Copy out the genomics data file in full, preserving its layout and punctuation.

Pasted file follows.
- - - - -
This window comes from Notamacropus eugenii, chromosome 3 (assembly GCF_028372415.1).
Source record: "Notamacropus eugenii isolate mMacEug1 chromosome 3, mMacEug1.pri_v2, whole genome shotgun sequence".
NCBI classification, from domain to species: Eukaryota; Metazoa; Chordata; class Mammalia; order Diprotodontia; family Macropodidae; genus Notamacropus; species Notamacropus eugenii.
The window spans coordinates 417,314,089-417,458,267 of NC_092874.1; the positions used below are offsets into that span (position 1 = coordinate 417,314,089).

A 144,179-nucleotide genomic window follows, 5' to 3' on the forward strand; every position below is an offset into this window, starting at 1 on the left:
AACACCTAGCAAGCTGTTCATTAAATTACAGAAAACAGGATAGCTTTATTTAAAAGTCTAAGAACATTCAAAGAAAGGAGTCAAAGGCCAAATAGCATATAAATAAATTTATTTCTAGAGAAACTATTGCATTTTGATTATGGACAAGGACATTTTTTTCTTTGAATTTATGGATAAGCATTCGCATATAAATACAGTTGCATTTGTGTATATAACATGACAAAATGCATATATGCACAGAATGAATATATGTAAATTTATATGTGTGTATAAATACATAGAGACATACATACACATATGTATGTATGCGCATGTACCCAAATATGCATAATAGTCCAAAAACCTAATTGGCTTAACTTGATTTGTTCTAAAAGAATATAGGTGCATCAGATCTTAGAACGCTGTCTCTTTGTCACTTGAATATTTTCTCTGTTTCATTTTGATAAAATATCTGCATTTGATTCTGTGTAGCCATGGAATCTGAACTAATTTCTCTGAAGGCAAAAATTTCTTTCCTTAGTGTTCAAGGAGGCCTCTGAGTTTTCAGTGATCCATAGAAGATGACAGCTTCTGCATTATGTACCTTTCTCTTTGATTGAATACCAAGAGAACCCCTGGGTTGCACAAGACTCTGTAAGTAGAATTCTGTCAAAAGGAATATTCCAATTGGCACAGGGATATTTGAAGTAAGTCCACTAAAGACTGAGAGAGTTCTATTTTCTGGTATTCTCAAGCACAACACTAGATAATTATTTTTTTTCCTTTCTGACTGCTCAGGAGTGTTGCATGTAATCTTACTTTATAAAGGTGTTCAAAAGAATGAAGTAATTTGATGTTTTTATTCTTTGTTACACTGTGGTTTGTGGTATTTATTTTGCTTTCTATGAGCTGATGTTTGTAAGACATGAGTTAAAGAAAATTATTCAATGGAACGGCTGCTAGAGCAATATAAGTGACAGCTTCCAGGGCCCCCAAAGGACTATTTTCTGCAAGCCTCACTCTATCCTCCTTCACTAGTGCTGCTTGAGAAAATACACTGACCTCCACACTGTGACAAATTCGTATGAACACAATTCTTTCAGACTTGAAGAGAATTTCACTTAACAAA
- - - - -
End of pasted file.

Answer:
This window comes from Notamacropus eugenii, chromosome 3 (assembly GCF_028372415.1).
Source record: "Notamacropus eugenii isolate mMacEug1 chromosome 3, mMacEug1.pri_v2, whole genome shotgun sequence".
NCBI classification, from domain to species: Eukaryota; Metazoa; Chordata; class Mammalia; order Diprotodontia; family Macropodidae; genus Notamacropus; species Notamacropus eugenii.
The window spans coordinates 417,314,089-417,458,267 of NC_092874.1; the positions used below are offsets into that span (position 1 = coordinate 417,314,089).

A 144,179-nucleotide genomic window follows, 5' to 3' on the forward strand; every position below is an offset into this window, starting at 1 on the left:
AACACCTAGCAAGCTGTTCATTAAATTACAGAAAACAGGATAGCTTTATTTAAAAGTCTAAGAACATTCAAAGAAAGGAGTCAAAGGCCAAATAGCATATAAATAAATTTATTTCTAGAGAAACTATTGCATTTTGATTATGGACAAGGACATTTTTTTCTTTGAATTTATGGATAAGCATTCGCATATAAATACAGTTGCATTTGTGTATATAACATGACAAAATGCATATATGCACAGAATGAATATATGTAAATTTATATGTGTGTATAAATACATAGAGACATACATACACATATGTATGTATGCGCATGTACCCAAATATGCATAATAGTCCAAAAACCTAATTGGCTTAACTTGATTTGTTCTAAAAGAATATAGGTGCATCAGATCTTAGAACGCTGTCTCTTTGTCACTTGAATATTTTCTCTGTTTCATTTTGATAAAATATCTGCATTTGATTCTGTGTAGCCATGGAATCTGAACTAATTTCTCTGAAGGCAAAAATTTCTTTCCTTAGTGTTCAAGGAGGCCTCTGAGTTTTCAGTGATCCATAGAAGATGACAGCTTCTGCATTATGTACCTTTCTCTTTGATTGAATACCAAGAGAACCCCTGGGTTGCACAAGACTCTGTAAGTAGAATTCTGTCAAAAGGAATATTCCAATTGGCACAGGGATATTTGAAGTAAGTCCACTAAAGACTGAGAGAGTTCTATTTTCTGGTATTCTCAAGCACAACACTAGATAATTATTTTTTTTCCTTTCTGACTGCTCAGGAGTGTTGCATGTAATCTTACTTTATAAAGGTGTTCAAAAGAATGAAGTAATTTGATGTTTTTATTCTTTGTTACACTGTGGTTTGTGGTATTTATTTTGCTTTCTATGAGCTGATGTTTGTAAGACATGAGTTAAAGAAAATTATTCAATGGAACGGCTGCTAGAGCAATATAAGTGACAGCTTCCAGGGCCCCCAAAGGACTATTTTCTGCAAGCCTCACTCTATCCTCCTTCACTAGTGCTGCTTGAGAAAATACACTGACCTCCACACTGTGACAAATTCGTATGAACACAATTCTTTCAGACTTGAAGAGAATTTCACTTAACAAA